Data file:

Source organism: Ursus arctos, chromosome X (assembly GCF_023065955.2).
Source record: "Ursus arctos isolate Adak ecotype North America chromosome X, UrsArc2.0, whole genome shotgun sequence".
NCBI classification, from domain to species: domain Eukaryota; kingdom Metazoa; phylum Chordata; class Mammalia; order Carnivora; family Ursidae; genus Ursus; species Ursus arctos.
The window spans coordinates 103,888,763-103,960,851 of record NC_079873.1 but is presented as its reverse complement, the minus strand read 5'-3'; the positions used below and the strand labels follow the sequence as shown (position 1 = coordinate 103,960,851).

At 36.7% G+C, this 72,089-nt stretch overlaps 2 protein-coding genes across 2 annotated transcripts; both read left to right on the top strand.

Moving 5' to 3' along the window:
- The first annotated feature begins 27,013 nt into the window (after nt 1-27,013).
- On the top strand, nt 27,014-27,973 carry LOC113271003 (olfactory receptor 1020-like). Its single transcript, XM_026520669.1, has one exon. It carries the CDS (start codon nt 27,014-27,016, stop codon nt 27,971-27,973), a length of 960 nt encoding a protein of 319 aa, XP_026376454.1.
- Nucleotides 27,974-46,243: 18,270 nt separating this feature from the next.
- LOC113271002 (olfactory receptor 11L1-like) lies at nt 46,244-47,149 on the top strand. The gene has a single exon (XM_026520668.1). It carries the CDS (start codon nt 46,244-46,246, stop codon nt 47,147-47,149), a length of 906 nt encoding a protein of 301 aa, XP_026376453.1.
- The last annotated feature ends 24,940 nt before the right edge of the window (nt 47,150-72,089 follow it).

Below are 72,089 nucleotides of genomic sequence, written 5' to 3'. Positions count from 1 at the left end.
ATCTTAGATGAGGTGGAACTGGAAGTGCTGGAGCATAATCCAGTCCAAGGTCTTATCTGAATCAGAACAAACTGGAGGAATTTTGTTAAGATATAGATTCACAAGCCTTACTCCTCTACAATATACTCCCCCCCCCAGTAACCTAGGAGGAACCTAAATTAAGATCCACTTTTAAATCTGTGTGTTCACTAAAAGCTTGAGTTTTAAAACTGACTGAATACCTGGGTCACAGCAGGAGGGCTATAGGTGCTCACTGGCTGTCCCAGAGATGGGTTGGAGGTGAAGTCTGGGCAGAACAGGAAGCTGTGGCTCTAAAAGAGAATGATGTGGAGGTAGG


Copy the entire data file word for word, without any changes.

Source organism: Ursus arctos, chromosome X (assembly GCF_023065955.2).
Source record: "Ursus arctos isolate Adak ecotype North America chromosome X, UrsArc2.0, whole genome shotgun sequence".
NCBI classification, from domain to species: domain Eukaryota; kingdom Metazoa; phylum Chordata; class Mammalia; order Carnivora; family Ursidae; genus Ursus; species Ursus arctos.
The window spans coordinates 103,888,763-103,960,851 of record NC_079873.1 but is presented as its reverse complement, the minus strand read 5'-3'; the positions used below and the strand labels follow the sequence as shown (position 1 = coordinate 103,960,851).

At 36.7% G+C, this 72,089-nt stretch overlaps 2 protein-coding genes across 2 annotated transcripts; both read left to right on the top strand.

Moving 5' to 3' along the window:
- The first annotated feature begins 27,013 nt into the window (after nt 1-27,013).
- On the top strand, nt 27,014-27,973 carry LOC113271003 (olfactory receptor 1020-like). Its single transcript, XM_026520669.1, has one exon. It carries the CDS (start codon nt 27,014-27,016, stop codon nt 27,971-27,973), a length of 960 nt encoding a protein of 319 aa, XP_026376454.1.
- Nucleotides 27,974-46,243: 18,270 nt separating this feature from the next.
- LOC113271002 (olfactory receptor 11L1-like) lies at nt 46,244-47,149 on the top strand. The gene has a single exon (XM_026520668.1). It carries the CDS (start codon nt 46,244-46,246, stop codon nt 47,147-47,149), a length of 906 nt encoding a protein of 301 aa, XP_026376453.1.
- The last annotated feature ends 24,940 nt before the right edge of the window (nt 47,150-72,089 follow it).

Below are 72,089 nucleotides of genomic sequence, written 5' to 3'. Positions count from 1 at the left end.
ATCTTAGATGAGGTGGAACTGGAAGTGCTGGAGCATAATCCAGTCCAAGGTCTTATCTGAATCAGAACAAACTGGAGGAATTTTGTTAAGATATAGATTCACAAGCCTTACTCCTCTACAATATACTCCCCCCCCCAGTAACCTAGGAGGAACCTAAATTAAGATCCACTTTTAAATCTGTGTGTTCACTAAAAGCTTGAGTTTTAAAACTGACTGAATACCTGGGTCACAGCAGGAGGGCTATAGGTGCTCACTGGCTGTCCCAGAGATGGGTTGGAGGTGAAGTCTGGGCAGAACAGGAAGCTGTGGCTCTAAAAGAGAATGATGTGGAGGTAGG